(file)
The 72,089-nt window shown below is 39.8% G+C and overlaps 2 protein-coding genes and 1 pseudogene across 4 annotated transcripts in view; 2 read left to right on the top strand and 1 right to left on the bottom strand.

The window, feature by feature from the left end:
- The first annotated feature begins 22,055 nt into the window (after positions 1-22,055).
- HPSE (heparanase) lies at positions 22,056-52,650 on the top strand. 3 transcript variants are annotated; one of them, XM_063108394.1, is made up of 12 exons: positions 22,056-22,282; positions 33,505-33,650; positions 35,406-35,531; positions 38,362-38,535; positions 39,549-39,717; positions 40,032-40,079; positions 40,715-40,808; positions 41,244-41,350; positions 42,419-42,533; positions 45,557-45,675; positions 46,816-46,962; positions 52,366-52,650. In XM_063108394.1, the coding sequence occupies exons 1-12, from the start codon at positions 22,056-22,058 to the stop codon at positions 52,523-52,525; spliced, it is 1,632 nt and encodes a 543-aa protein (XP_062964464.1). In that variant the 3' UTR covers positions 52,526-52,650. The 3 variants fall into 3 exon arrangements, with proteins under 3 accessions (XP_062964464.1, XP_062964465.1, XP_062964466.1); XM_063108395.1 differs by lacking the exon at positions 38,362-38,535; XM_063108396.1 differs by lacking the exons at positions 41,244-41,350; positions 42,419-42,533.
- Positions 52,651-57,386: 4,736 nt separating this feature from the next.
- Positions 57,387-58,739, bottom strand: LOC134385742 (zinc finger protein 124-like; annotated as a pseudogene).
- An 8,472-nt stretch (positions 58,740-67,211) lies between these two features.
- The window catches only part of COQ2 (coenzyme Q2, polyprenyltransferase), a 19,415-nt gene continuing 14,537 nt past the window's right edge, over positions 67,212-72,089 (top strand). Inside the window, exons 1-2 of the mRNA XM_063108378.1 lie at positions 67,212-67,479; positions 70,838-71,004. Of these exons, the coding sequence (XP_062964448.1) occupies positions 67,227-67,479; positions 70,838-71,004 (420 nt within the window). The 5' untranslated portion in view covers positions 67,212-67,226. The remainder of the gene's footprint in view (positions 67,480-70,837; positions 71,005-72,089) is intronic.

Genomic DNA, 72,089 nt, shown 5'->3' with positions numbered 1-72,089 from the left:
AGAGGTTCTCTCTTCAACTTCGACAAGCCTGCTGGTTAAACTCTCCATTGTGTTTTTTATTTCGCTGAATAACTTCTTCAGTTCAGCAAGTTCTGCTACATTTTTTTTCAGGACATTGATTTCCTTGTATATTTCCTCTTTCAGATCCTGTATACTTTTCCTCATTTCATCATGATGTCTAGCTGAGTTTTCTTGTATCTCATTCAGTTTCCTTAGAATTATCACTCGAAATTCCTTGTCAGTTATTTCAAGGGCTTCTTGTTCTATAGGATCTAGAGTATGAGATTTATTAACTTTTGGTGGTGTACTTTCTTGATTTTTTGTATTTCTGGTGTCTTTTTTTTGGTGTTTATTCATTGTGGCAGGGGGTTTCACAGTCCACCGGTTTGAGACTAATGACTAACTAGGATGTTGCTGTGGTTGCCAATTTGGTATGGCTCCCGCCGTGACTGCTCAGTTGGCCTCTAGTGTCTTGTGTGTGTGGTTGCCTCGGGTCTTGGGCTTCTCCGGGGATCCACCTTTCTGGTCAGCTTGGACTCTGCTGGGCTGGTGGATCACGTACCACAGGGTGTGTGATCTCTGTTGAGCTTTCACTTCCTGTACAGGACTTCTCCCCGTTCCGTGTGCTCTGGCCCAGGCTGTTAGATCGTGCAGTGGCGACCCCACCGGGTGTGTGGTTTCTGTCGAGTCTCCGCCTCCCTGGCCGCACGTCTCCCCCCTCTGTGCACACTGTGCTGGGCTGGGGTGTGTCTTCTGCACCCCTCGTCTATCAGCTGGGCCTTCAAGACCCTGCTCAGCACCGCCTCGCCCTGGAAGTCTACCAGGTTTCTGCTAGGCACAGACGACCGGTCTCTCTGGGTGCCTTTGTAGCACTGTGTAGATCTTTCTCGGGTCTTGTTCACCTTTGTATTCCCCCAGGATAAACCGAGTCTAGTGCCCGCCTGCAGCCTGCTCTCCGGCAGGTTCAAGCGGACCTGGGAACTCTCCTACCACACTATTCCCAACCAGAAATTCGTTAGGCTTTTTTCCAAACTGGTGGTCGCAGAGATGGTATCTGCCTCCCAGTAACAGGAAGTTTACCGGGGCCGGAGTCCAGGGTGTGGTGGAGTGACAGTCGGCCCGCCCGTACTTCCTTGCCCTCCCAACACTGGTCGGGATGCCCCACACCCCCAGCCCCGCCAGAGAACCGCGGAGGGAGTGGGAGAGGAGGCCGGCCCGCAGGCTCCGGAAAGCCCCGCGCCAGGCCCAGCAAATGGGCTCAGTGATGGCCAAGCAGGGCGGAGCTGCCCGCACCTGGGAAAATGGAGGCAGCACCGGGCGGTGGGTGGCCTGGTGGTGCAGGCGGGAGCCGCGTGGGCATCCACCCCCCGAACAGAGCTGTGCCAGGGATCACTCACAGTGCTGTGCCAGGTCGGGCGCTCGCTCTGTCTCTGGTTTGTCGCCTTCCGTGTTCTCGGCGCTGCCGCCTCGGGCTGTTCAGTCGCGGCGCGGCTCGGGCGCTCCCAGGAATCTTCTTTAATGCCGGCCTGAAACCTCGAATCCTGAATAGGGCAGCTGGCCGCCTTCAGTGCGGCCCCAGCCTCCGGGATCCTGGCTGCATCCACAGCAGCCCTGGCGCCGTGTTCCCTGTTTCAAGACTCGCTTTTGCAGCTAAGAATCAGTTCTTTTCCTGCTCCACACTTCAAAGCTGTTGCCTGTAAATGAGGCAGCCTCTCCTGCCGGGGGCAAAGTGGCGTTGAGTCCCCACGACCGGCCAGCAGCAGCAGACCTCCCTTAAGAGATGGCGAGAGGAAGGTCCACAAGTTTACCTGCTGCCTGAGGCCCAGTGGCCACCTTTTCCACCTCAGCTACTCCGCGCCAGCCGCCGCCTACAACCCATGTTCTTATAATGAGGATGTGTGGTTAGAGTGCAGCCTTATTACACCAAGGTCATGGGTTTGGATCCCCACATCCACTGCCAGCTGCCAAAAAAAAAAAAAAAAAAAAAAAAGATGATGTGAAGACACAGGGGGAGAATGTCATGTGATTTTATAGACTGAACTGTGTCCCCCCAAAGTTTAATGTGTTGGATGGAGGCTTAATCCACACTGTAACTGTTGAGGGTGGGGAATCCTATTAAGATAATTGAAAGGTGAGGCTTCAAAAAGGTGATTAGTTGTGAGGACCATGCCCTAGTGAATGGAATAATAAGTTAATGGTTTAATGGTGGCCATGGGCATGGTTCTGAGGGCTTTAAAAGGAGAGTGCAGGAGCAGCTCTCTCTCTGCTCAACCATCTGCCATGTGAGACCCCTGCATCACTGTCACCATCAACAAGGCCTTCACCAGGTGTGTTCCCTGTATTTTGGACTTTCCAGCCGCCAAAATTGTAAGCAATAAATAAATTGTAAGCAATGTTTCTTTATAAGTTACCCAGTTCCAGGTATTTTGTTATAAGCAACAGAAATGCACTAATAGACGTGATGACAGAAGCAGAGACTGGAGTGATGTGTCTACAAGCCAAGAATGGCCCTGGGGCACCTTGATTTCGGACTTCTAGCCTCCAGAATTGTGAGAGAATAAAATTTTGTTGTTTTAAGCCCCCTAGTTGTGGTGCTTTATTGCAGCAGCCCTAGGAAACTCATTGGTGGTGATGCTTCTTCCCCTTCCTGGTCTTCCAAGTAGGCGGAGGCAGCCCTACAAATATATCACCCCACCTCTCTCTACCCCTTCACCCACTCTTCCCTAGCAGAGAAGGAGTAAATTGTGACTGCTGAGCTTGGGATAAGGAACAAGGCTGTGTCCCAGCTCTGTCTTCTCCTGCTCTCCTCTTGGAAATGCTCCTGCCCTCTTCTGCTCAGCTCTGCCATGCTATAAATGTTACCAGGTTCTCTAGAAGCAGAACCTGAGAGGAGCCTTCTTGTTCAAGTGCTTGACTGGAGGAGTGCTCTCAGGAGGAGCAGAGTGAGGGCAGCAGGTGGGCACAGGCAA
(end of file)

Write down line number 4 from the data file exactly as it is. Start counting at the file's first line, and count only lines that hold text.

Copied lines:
- HPSE (heparanase) lies at positions 22,056-52,650 on the top strand. 3 transcript variants are annotated; one of them, XM_063108394.1, is made up of 12 exons: positions 22,056-22,282; positions 33,505-33,650; positions 35,406-35,531; positions 38,362-38,535; positions 39,549-39,717; positions 40,032-40,079; positions 40,715-40,808; positions 41,244-41,350; positions 42,419-42,533; positions 45,557-45,675; positions 46,816-46,962; positions 52,366-52,650. In XM_063108394.1, the coding sequence occupies exons 1-12, from the start codon at positions 22,056-22,058 to the stop codon at positions 52,523-52,525; spliced, it is 1,632 nt and encodes a 543-aa protein (XP_062964464.1). In that variant the 3' UTR covers positions 52,526-52,650. The 3 variants fall into 3 exon arrangements, with proteins under 3 accessions (XP_062964464.1, XP_062964465.1, XP_062964466.1); XM_063108395.1 differs by lacking the exon at positions 38,362-38,535; XM_063108396.1 differs by lacking the exons at positions 41,244-41,350; positions 42,419-42,533.